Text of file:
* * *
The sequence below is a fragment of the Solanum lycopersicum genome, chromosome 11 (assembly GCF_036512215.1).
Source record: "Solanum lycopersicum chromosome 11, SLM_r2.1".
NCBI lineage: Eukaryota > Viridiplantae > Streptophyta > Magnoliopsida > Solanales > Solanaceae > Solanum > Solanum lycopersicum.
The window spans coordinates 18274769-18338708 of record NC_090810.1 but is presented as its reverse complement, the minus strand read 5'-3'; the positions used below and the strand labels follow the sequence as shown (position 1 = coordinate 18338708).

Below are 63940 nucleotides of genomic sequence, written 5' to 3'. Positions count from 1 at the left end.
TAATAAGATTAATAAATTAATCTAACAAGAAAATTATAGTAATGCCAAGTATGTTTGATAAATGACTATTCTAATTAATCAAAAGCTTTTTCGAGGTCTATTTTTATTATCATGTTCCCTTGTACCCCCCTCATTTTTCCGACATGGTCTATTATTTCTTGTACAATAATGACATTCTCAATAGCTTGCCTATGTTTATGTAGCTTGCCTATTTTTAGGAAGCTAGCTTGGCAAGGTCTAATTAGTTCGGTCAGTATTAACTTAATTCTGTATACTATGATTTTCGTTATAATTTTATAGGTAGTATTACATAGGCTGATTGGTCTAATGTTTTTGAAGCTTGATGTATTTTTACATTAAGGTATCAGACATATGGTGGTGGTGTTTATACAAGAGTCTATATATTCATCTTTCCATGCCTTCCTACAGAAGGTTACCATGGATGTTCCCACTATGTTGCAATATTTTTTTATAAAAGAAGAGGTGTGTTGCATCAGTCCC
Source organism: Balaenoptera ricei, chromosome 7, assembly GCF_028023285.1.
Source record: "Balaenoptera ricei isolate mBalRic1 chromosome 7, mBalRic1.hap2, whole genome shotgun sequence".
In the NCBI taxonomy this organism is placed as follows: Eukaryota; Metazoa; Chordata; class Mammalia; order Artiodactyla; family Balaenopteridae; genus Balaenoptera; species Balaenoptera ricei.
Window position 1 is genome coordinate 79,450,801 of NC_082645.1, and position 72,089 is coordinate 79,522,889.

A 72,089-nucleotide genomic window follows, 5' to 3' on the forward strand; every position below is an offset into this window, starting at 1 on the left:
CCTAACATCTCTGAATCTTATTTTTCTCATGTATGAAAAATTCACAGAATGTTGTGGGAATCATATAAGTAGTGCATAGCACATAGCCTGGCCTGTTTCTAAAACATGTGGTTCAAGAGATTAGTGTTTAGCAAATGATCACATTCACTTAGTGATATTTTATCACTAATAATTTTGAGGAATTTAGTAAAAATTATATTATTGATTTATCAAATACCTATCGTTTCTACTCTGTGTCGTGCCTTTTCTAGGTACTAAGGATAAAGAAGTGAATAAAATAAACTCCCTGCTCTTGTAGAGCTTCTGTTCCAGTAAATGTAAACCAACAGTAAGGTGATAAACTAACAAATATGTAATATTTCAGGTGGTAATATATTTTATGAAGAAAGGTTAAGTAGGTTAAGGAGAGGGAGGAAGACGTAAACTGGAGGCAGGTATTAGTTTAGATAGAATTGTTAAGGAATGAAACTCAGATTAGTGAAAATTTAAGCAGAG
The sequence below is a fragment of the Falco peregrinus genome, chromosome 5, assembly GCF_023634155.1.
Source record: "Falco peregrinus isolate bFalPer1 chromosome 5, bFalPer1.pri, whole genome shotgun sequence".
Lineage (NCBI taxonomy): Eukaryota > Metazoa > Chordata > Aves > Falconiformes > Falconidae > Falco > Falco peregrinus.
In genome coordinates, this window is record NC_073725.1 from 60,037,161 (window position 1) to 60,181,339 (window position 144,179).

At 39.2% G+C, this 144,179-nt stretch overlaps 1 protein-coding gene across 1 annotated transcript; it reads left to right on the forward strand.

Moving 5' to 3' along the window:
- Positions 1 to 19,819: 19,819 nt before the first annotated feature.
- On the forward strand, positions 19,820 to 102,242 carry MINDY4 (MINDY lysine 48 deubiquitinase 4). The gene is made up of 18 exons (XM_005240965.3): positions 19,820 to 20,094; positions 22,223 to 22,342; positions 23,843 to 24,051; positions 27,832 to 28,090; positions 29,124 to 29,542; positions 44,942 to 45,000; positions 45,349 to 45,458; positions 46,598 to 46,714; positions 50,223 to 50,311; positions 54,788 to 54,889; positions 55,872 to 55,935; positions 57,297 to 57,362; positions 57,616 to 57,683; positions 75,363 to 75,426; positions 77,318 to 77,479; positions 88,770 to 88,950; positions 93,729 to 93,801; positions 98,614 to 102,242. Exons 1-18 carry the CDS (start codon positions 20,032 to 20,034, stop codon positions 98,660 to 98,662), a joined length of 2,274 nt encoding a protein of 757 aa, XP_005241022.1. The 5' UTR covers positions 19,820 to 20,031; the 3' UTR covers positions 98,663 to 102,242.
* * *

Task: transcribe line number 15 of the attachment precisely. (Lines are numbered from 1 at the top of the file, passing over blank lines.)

Lineage (NCBI taxonomy): Eukaryota > Metazoa > Chordata > Aves > Falconiformes > Falconidae > Falco > Falco peregrinus.